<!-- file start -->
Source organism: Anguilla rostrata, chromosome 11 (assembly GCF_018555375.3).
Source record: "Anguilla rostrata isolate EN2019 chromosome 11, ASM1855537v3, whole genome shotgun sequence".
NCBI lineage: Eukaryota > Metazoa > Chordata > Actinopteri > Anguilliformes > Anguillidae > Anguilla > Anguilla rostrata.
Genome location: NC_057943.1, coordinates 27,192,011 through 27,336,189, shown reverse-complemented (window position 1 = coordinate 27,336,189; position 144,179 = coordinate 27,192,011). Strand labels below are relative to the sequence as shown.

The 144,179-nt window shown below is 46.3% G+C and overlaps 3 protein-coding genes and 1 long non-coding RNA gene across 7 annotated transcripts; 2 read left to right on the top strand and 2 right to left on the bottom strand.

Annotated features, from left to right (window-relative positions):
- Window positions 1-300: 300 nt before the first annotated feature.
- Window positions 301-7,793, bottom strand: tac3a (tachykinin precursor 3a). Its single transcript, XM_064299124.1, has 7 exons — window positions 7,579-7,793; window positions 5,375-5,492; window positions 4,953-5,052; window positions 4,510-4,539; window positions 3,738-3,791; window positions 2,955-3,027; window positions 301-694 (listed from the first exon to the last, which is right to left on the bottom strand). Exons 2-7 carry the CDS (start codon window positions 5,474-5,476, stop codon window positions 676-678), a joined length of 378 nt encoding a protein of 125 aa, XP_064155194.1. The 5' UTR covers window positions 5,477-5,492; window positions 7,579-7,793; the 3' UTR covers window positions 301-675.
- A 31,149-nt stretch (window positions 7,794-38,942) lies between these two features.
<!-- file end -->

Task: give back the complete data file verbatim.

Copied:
Source organism: Anguilla rostrata, chromosome 11 (assembly GCF_018555375.3).
Source record: "Anguilla rostrata isolate EN2019 chromosome 11, ASM1855537v3, whole genome shotgun sequence".
NCBI lineage: Eukaryota > Metazoa > Chordata > Actinopteri > Anguilliformes > Anguillidae > Anguilla > Anguilla rostrata.
Genome location: NC_057943.1, coordinates 27,192,011 through 27,336,189, shown reverse-complemented (window position 1 = coordinate 27,336,189; position 144,179 = coordinate 27,192,011). Strand labels below are relative to the sequence as shown.

The 144,179-nt window shown below is 46.3% G+C and overlaps 3 protein-coding genes and 1 long non-coding RNA gene across 7 annotated transcripts; 2 read left to right on the top strand and 2 right to left on the bottom strand.

Annotated features, from left to right (window-relative positions):
- Window positions 1-300: 300 nt before the first annotated feature.
- Window positions 301-7,793, bottom strand: tac3a (tachykinin precursor 3a). Its single transcript, XM_064299124.1, has 7 exons — window positions 7,579-7,793; window positions 5,375-5,492; window positions 4,953-5,052; window positions 4,510-4,539; window positions 3,738-3,791; window positions 2,955-3,027; window positions 301-694 (listed from the first exon to the last, which is right to left on the bottom strand). Exons 2-7 carry the CDS (start codon window positions 5,474-5,476, stop codon window positions 676-678), a joined length of 378 nt encoding a protein of 125 aa, XP_064155194.1. The 5' UTR covers window positions 5,477-5,492; window positions 7,579-7,793; the 3' UTR covers window positions 301-675.
- A 31,149-nt stretch (window positions 7,794-38,942) lies between these two features.